DaaS may actually increase end user costs depending on what set of services you take. That shouldn’t frighten people, but it would just great if we could get away from the “Cloud and DIA Services will save you money.” Because they probably won’t. What they should do is give you more capability than you have today, if they don’t, then don’t buy them.

That’s treating ICT like a sunk cost rather than an enabler, and we really need to stop doing that. Right now.

In fact, when it comes to government ICT, can we stop talking about money? Can we start talking about things like the fact that DIA delivered an excellent, award winning online Passport system? Can we talk about the fact that Statistics provide a rudimentary front end that is accessible to the world with a tonne of data behind it? Can we talk about Pond? Can we talk about IRD’s existing online system? The companies office? And so on.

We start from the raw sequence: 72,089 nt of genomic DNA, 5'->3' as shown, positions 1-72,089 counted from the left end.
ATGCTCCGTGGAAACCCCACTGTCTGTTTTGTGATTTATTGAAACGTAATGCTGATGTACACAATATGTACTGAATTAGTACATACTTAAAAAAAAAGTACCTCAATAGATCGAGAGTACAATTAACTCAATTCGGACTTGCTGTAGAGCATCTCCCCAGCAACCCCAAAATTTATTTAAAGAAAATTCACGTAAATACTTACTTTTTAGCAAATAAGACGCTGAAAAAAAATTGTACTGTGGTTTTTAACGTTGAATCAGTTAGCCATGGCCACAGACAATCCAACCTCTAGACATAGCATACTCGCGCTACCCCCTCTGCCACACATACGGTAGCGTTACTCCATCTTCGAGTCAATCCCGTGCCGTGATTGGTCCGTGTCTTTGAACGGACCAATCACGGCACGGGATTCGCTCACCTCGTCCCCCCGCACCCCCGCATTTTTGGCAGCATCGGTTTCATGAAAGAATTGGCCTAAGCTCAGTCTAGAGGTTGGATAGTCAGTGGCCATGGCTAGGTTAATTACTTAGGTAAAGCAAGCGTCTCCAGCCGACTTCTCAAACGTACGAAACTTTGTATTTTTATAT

Can we stop talking about how many houses UFB has supposedly gone past and start talking about the difference that ICT is making all across government?

Can we use plain English when we report on what we are doing instead of statements like this?

A new definition for end user was introduced this year. The definition for ‘internal end user’ is the same as the definition for end user used last year, whereas ‘total end users’ also includes external end users provided with end user devices or services in the agency